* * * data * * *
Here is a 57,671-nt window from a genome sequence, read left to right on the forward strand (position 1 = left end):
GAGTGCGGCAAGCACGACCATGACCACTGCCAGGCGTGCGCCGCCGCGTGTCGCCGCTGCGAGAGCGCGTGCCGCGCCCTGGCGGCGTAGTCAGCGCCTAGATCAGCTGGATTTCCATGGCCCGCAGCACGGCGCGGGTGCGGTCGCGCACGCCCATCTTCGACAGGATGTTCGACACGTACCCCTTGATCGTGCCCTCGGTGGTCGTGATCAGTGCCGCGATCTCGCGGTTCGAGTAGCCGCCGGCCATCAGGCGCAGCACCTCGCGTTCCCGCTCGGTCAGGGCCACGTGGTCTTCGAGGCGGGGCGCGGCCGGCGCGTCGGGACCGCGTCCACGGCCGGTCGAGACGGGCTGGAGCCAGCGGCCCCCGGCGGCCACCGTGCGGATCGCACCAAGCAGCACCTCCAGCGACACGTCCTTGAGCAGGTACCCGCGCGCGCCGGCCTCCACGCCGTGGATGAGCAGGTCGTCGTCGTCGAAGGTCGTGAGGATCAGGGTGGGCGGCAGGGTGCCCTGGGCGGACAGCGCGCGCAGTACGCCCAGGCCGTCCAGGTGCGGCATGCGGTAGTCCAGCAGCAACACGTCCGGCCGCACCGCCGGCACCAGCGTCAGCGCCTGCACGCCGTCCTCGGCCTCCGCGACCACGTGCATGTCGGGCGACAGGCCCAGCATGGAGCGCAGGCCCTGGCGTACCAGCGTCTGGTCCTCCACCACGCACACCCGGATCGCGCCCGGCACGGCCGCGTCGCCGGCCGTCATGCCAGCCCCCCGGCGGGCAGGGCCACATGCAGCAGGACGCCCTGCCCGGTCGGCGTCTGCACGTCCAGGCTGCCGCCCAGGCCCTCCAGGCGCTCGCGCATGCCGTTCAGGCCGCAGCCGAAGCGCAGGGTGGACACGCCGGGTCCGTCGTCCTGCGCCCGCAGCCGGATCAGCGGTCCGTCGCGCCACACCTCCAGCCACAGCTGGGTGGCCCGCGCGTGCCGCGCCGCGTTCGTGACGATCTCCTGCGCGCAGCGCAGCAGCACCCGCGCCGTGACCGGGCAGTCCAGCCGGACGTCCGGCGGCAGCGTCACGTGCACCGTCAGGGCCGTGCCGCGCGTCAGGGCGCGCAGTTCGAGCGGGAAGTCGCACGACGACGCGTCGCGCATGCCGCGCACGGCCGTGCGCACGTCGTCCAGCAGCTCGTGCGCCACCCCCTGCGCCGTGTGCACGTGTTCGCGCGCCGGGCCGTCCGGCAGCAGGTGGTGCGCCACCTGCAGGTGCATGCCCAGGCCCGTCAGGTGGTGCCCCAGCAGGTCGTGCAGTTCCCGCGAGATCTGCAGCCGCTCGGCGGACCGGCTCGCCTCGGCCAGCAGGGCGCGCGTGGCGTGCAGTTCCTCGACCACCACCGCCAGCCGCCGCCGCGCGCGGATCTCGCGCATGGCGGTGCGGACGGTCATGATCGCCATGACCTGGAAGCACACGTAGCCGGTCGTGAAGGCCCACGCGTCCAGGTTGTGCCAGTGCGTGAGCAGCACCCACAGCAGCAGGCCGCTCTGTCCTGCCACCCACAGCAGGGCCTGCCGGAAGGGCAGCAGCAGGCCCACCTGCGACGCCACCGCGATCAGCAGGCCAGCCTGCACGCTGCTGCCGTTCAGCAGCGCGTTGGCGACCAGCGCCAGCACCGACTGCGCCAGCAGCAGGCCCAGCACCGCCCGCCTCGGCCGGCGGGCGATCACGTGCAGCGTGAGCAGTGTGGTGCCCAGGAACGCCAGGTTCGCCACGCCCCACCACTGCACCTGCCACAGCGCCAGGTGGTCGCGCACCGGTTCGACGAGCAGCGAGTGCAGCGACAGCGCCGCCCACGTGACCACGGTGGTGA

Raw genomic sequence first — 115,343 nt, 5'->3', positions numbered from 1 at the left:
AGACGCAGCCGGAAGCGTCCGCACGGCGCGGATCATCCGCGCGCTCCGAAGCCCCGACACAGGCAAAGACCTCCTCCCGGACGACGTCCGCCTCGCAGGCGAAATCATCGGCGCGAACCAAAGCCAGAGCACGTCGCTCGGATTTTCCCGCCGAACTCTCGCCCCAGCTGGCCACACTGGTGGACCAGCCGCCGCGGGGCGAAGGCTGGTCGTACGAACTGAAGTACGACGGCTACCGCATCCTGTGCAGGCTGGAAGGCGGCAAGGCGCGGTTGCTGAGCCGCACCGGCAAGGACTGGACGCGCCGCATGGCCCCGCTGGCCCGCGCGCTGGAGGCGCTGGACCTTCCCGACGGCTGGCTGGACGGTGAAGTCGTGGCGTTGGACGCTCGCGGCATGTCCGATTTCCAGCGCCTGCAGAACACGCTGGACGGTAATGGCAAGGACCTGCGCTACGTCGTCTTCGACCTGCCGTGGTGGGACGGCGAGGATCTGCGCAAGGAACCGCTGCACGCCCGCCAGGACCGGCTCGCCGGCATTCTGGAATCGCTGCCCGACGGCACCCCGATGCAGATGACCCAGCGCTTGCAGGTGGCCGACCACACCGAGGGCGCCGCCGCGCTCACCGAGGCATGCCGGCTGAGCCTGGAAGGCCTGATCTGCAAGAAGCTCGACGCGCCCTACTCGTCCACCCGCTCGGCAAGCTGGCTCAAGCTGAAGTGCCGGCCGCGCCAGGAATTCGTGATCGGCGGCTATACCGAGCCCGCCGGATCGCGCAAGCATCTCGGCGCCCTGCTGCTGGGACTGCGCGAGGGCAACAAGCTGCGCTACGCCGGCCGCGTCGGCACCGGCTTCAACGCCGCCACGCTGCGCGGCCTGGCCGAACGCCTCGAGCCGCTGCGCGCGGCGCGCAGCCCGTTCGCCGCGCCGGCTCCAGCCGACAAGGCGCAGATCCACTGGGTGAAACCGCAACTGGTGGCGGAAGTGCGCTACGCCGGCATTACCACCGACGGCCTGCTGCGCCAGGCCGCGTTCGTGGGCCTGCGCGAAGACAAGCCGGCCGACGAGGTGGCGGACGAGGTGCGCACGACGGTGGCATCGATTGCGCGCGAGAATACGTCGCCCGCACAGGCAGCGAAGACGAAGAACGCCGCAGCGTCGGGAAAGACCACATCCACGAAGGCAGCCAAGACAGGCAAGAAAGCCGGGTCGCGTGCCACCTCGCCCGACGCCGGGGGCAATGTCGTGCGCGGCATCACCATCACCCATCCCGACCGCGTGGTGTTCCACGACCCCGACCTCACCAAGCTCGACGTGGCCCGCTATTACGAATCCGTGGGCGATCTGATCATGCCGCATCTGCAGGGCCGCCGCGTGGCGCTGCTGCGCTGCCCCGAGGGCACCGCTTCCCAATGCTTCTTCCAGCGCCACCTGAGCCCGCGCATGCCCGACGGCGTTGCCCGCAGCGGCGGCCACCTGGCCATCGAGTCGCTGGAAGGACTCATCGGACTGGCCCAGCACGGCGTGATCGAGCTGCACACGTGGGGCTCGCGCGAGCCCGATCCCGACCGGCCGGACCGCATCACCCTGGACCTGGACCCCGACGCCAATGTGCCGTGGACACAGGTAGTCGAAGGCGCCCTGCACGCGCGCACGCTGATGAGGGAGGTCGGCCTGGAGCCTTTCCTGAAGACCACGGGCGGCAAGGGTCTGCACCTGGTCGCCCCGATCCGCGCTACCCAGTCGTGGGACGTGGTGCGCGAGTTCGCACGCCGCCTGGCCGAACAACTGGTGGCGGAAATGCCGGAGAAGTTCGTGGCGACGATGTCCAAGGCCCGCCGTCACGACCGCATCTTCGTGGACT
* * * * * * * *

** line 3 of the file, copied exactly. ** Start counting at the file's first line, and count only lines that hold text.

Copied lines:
Raw genomic sequence first — 115,343 nt, 5'->3', positions numbered from 1 at the left: